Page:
Committing to memory and vomiting on paper. This is how Samar Bagchi sums up his take on science education in Indian schools. He’s been trying to undo the damage inflicted on generations of students from his days at the Birla Industrial and Technological Museum in Kolkata, where as director he carried out wide-ranging education programmes in schools in West Bengal.

Whether it was through the popular science quiz, Quest, on Doordarshan, between 1983 and 1988, or the 100-odd workshops that he conducted in schools for science teachers, with the slogans, ‘Science is Doing’ and ‘Where There is no Laboratory’, Bagchi has always been a people’s scientist. He received a national award in 1992 for popularising science through the media.

-by Abhijit Dasgupta

A profile

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Samar Kumar Bagchi was born in Purnea, Bihar, India, in 1933. He was one of six brothers and one sister. His father was a health officer under the District Board, and his family moved frequently due to his father's job. Bagchi attended school in Dumka, Munger, and Calcutta. He graduated from Scottish Church College in Calcutta with a degree in physics in 1957.

After graduating, Bagchi worked as a mining engineer for two years. However, he injured his back while pole vaulting, and this injury made it difficult for him to continue working underground. In 1962, he saw an advertisement for a job as a curator at the Birla Industrial and Technological Museum (BITM) in Calcutta. He applied for the job and was hired, despite having no previous experience in museum work.

Bagchi quickly became a valuable member of the BITM team. He was responsible for developing and managing the museum's mining and metallurgy galleries. He also helped to organize a number of public lectures and events. In 1979, he was promoted to director of the BITM.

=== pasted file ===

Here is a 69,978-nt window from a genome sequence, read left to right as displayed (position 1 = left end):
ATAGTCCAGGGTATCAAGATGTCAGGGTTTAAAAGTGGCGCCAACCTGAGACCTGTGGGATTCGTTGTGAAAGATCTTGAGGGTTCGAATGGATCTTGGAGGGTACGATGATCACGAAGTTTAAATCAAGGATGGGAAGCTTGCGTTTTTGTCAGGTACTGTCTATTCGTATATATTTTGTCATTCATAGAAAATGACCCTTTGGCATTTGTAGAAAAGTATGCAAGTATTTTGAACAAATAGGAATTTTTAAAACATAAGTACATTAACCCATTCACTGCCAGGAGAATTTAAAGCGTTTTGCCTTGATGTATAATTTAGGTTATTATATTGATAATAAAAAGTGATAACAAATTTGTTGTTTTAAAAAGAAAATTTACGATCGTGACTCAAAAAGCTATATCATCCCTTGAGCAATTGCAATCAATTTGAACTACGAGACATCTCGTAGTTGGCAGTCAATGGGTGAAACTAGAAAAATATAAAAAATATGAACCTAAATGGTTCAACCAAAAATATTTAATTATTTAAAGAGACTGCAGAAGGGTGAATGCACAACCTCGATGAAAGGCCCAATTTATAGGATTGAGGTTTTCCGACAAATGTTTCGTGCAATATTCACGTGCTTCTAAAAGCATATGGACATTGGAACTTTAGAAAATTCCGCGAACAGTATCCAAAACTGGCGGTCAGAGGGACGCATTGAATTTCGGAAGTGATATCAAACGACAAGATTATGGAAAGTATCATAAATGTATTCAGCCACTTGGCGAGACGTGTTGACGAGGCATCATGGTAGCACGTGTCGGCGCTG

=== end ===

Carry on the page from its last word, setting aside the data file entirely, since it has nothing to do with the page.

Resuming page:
As director, Bagchi oversaw a period of significant growth and expansion at the BITM. He helped to develop new galleries on a variety of topics, including electricity, electronics, and space science. He also expanded the museum's outreach programs and educational initiatives.

Bagchi retired from the BITM in 1991. However, he remained active in the museum community and continued to promote the importance of science education. He died in 2004.

Samar Kumar Bagchi was a dedicated and passionate museum professional. He made significant contributions to the BITM and to the field of science education. He is remembered as a visionary leader who helped to shape the future of science museums in India.

Here are some additional details about Bagchi's life and work: • He was a member of the National Council of Science Museums (NCSM) and served as its president from 1990 to 1991.

• He was awarded the Padma Shri, India's fourth-highest civilian honor, in 1992.

• He was a recipient of the NCSM Lifetime Achievement Award in 2004.

Bagchi's legacy is one of innovation, creativity, and dedication to science education. He was a pioneer in the field of science museums in India, and his work helped to make science more accessible and engaging for people of all ages.